PHOTOSYNTHESIS. The reverse of cellular respiration It is already known that photosynthesis is the reverse reaction to cellular respiration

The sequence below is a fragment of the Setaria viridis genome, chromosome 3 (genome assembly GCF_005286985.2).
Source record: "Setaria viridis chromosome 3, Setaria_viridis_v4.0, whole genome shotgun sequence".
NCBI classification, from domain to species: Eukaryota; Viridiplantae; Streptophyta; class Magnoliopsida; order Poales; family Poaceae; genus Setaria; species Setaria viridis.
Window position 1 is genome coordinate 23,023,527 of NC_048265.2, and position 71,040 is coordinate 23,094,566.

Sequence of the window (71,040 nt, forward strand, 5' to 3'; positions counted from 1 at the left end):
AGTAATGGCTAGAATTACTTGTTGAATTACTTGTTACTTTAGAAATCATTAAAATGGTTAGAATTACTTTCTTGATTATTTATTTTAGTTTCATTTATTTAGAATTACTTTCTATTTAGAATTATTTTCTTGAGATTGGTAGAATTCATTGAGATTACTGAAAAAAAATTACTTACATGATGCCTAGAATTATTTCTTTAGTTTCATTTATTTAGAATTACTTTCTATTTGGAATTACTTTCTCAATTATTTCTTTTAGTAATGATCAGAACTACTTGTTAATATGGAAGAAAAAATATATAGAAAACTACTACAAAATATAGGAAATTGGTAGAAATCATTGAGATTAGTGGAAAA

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<ul><li>Slide 1</li></ul> <p>PHOTOSYNTHESIS Slide 2 The reverse of cellular respiration It is already known that photosynthesis is the reverse reaction to cellular respiration Slide 3 More than you realise In fact, from a basic level of energy analysis, photosynthesis is, in every way, the opposite of cellular respiration Cellular respiration uses glucose to create chemical energy needed to produce ATP Whereas photosynthesis CREATES glucose How do you think the MECHANISM by which plants do this (photosynthesis) is going to look like when compared to cellular respiration? Slide 4 Plants eat too Before moving on, it is worth mentioning that plants also use energy Remember that plants, as living organisms, also undergo cellular respiration they need energy to grow, and to move (yes, some plants can do that) Some plants, however, produce much more energy than is needed and can store it for times when energy is scarce like winter (ie. Maple tree sap that we use to create maple syrup from) Slide 5 Autotrophs Plants, of course, are not the only organisms that are capable of photosynthesis Slide 6 Structure Slide 7 Slide 8 chloroplasts The most important organelle found in plant cells required for the process of photosynthesis is the chloroplast What is your first impression of the chloroplast when you take a look at its physical structure? Slide 9 Slide 10 Slide 11 Structure = function Slide 12 The question of electrons In cellular respiration, we relied upon the breakdown of glucose to free chemical energy that was stored in its bonds Slide 13 Jumping electrons The sun in photosynthetic reactions, therefore, is the energy that is being harnessed to produce energy Slide 14 What if this energy is captured? The concept then, for photosynthesis is simple: Slide 15 Plant pigments Ofcourse, though the overall concept is simple, the actual biochemistry behind it is complex (just like the flaming gummi bear to represent energy in glucose) Slide 16 CHLOROPHYLL The one unifying feature of many plants is the characteristic green colour that we associate plants and therefore, appropriately, life Slide 17 Why? A pigment, ultimately, is able to absorb specific wavelengths of light in the electromagnetic spectrum We see green because that range of wavelengths that is not absorbed rather it is transmitted or reflected lies within the wavelengths or frequencies of light that our brains interpret as being green Slide 18 Slide 19 overview Photosynthesis can be divided into two parts: Slide 20 Slide 21 Photosystems Is the fancy word for enyzmes similar to the ones found in the electron transport chain in the membrane of the thylakoids Slide 22 PHOTOSYSTEM ii Chlorophyll absorbs light energy and an electron is excited out of the chlorophyll Slide 23 Photosystem I Upon reaching photosystem I, more light is used to further excite the electron to a higher level of energy This electron is then passed on through the enzyme membrane and is picked up by NADP (which is the terminal electron acceptor) to produce NADPH Slide 24 http://highered.mcgraw- hill.com/olcweb/cgi/pluginpop.cgi?it=swf::535::535::/sites/dl/free/0072437316/120072/bi o13.swf::Photosynthetic%20Electron%20Transport%20and%20ATP%20Synthesis Slide 25 Dark reactions calvin cycle Glucose is produced in the dark reactions when the energy stored in the reduction of the ATP and the NADPH light reactions is used to power the chemical reactions needed to turn carbon dioxide into glucose Slide 26 http://highered.mcgraw- hill.com/sites/0070960526/student_vie w0/chapter5/animation_quiz_1.html Slide 27 PROGRESSION OF INTERMEDIATES Recall that in glycolysis, G3P is produced first before 3PG In that sense, G3P is closer chemically to glucose in the chain of reactions Notice that in the Calvin cycle, the movement towards the formation of glucose requires the formation of 3PG BEFORE G3P </p>

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